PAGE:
Game Changes Its Name To Avoid Legal Battle With Bethesda Parent Company
"We really didn't have much of a choice," Bethesda's Pete Hines says.
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The developers of the indie game Prey for the Gods have announced that they have changed the name of their game due to trademark opposition with the rights-owners for the Prey series, ZeniMax.
In a blog post, developer No Matter Studios (a team of three people) said that it has changed the title of the Kickstarter-funded game to "Praey for the Gods" because it did not want to pursue a legal battle with a huge company like ZeniMax/Bethesda, though it did consider the option "for quite a while." However, it did not feel right to spend crowdsourced funds on something other than development or rewards."
"Something like a trademark opposition can be long and depending on how far someone wants to fight it can be very expensive," the studio explained. "We didn't want to spend our precious Kickstarter funds, nor did we want to have to ask for additional funds to fight this in court. Using backer money towards something that doesn't go towards the development or backer rewards felt horrible to us. Even if we did win we'd have to spend a solid chunk of our funds and in our opinion it wasn't worth it."
The new name is actually one that NoMatter considered prior to releasing the game's first trailer, the studio acknowledged. The team applied for trademarks for both Præy for the Gods and Prey for the Gods.
"Unfortunately, Zenimax chose to oppose our mark, as they felt both were too similar to their mark Prey. While we disagree with their opposition we were able to come to an agreement."
"It was something that kept me up many nights, and no doubt shifted our focus from our game frequently," the statement continues. "Worrying about the outcome if we went to trial, if we'd lose our fans or walk away from the mark and still potentially get sued for millions on trademark infringement. This is really something no starting company should have to deal with let alone a tiny team of three. So the fact that we came out the other end intact still developing the game was a win. One that will no doubt shape our company moving forward."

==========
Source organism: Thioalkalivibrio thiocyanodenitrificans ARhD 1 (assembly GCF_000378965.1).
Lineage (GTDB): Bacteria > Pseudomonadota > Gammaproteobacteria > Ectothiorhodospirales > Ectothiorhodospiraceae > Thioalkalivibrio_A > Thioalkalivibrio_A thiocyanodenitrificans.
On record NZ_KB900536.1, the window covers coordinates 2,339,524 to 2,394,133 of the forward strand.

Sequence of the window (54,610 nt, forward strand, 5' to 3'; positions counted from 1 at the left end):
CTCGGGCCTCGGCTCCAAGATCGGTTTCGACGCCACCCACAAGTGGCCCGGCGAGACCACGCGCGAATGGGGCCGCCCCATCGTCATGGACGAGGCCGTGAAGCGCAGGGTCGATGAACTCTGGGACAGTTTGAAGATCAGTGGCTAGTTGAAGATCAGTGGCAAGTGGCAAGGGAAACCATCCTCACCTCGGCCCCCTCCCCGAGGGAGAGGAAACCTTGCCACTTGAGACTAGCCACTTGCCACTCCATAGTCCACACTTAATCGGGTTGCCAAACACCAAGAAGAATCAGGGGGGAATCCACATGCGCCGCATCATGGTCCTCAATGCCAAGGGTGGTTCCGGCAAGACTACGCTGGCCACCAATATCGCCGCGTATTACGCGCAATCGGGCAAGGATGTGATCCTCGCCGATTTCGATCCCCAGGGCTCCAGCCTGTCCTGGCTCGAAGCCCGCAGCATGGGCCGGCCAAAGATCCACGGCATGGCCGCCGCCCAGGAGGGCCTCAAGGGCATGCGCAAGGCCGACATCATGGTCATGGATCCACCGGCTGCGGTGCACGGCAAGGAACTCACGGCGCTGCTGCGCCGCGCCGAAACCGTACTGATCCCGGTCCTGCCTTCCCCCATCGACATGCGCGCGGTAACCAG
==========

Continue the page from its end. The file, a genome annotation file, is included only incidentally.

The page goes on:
For its part, Bethesda marketing boss Pete Hines said on Twitter that his company took action so it could maintain control of the Prey trademark, which it owns.
"We really didn't have much of a choice," he said. "If we don't oppose the mark, we risk losing our Prey trademark. We don't really have a choice."
This is not the first time ZeniMax has contested a trademark related to one of its games. In 2011, ZeniMax contested that Minecraft developer Mojang was infringing on a trademark of the Elder Scrolls series with its new game at the time, Scrolls. The case was settled months later, with Scrolls allowed to keep that name, but with its trademark surrended to Bethesda.
In other ZeniMax news, the company was recently awarded $500 million in its lawsuit against Facebook over Oculus Rift.
Disclosure: The CEO of GameSpot parent company CBS Corp., Leslie Moonves, is on the ZeniMax board of directors.